First hundred thousand years of our universe
Mystery fans know that the best way to solve a mystery is to revisit the scene where it began and look for clues. To understand the mysteries of our universe, scientists are trying to go back as far they can to the Big Bang. A new analysis of cosmic microwave background (CMB) radiation data by researchers with the Lawrence Berkeley National Laboratory (Berkeley Lab) has taken the furthest look back through time yet—100 to 300,000 years after the Big Bang—and provided tantalizing new hints of clues as to what might have happened.
“We found that the standard picture of an early universe, in which radiation domination was followed by matter domination, holds to the level we can test it with the new data, but there are hints that radiation didn’t give way to matter exactly as expected,” says Eric Linder, a theoretical physicist with Berkeley Lab’s Physics Div. and member of the Supernova Cosmology Project. “There appears to be an excess dash of radiation that is not due to CMB photons.”
Our knowledge of the Big Bang and the early formation of the universe stems almost entirely from measurements of the CMB, primordial photons set free when the universe cooled enough for particles of radiation and particles of matter to separate. These measurements reveal the CMB’s influence on the growth and development of the large-scale structure we see in the universe today.
Linder, working with Alireza Hojjati and Johan Samsing, who were then visiting scientists at Berkeley Lab, analyzed the latest satellite data from the European Space Agency’s Planck mission and NASA’s Wilkinson Microwave Anisotropy Probe (WMAP), which pushed CMB measurements to higher resolution, lower noise, and more sky coverage than ever before.
“With the Planck and WMAP data we’re really pushing back the frontier and looking further back in the history of the universe, to regions of high energy physics we previously could not access,” Linder says. “While our analysis shows the CMB photon relic afterglow of the Big Bang being followed mainly by dark matter as expected, there was also a deviation from the standard that hints at relativistic particles beyond CMB light.”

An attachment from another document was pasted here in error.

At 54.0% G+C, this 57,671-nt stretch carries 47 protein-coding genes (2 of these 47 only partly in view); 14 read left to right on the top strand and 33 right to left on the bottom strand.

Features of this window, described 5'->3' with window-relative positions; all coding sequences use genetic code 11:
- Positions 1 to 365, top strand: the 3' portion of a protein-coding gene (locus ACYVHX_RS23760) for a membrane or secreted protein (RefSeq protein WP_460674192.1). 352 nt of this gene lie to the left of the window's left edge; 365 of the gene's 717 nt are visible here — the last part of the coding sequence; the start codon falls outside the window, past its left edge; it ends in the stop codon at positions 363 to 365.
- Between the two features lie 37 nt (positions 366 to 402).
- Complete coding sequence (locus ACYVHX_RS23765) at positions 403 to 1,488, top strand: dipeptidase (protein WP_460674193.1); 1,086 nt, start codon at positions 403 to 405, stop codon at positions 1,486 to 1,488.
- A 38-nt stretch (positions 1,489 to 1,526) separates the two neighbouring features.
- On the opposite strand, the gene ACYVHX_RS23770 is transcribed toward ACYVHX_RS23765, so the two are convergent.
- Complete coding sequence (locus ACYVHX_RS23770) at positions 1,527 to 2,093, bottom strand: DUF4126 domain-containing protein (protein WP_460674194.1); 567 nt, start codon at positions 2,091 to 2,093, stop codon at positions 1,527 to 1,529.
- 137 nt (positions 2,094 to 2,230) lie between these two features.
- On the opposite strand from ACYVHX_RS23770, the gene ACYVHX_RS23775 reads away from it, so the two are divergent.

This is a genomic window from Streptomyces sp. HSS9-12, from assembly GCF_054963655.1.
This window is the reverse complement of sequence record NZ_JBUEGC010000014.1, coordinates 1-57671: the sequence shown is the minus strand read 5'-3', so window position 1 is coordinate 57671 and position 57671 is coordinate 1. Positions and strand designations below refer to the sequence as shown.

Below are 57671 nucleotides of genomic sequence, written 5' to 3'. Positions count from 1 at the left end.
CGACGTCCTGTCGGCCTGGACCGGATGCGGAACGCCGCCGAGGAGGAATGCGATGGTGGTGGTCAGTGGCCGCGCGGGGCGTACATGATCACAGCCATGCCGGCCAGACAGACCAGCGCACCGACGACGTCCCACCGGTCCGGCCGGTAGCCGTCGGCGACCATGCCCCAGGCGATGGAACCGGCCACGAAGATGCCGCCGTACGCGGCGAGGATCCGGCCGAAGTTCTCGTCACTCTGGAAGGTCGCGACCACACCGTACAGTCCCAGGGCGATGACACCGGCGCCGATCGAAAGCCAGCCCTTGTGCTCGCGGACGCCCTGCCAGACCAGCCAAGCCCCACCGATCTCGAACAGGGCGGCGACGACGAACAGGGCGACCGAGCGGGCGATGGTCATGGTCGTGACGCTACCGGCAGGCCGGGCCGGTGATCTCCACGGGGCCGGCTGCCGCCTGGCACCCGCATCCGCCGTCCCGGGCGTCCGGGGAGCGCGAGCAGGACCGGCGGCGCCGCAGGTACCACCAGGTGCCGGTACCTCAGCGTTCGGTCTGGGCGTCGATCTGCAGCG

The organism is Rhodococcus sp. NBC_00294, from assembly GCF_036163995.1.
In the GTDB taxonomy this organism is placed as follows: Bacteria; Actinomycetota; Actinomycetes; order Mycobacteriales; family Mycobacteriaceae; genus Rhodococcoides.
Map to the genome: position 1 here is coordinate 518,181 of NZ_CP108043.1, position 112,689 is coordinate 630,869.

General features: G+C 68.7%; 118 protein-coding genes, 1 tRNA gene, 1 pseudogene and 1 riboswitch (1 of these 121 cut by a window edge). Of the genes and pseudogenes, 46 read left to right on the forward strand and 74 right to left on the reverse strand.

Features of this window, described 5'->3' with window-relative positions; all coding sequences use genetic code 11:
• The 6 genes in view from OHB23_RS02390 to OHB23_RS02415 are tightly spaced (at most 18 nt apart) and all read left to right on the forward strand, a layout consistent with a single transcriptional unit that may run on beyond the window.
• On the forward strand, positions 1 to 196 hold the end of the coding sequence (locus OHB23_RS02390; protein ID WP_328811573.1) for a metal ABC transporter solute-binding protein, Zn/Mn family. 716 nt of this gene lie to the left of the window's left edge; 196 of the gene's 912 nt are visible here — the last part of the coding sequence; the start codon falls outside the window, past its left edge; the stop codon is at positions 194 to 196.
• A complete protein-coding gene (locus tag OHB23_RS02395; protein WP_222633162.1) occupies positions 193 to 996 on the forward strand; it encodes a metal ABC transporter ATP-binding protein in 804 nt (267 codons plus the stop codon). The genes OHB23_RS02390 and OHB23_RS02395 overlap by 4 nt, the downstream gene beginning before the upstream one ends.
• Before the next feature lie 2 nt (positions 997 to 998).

Linder says the prime suspects behind these relativistic particles are “wild” versions of neutrinos, the phantomlike subatomic particles that are the second most populous residents (after photons) of today’s universe. The term “wild” is used to distinguish these primordial neutrinos from those expected within particle physics and being observed today. Another suspect is dark energy, the anti-gravitational force that accelerates our universe’s expansion. Again, however, this would be from the dark energy we observe today.
“Early dark energy is a class of explanations for the origin of cosmic acceleration that arises in some high energy physics models,” Linder says. “While conventional dark energy, such as the cosmological constant, are diluted to one part in a billion of total energy density around the time of the CMB’s last scattering, early dark energy theories can have 1-to-10 million times more energy density.”
Linder says early dark energy could have been the driver that seven billion years later caused the present cosmic acceleration. Its actual discovery would not only provide new insight into the origin of cosmic acceleration, but perhaps also provide new evidence for string theory and other concepts in high energy physics.
“New experiments for measuring CMB polarization that are already underway, such as the POLARBEAR and SPTpol telescopes, will enable us to further explore primeval physics,” Linder says.
Linder, Hojjati and Samsing are the authors of a paper describing these results in Physical Review Letters.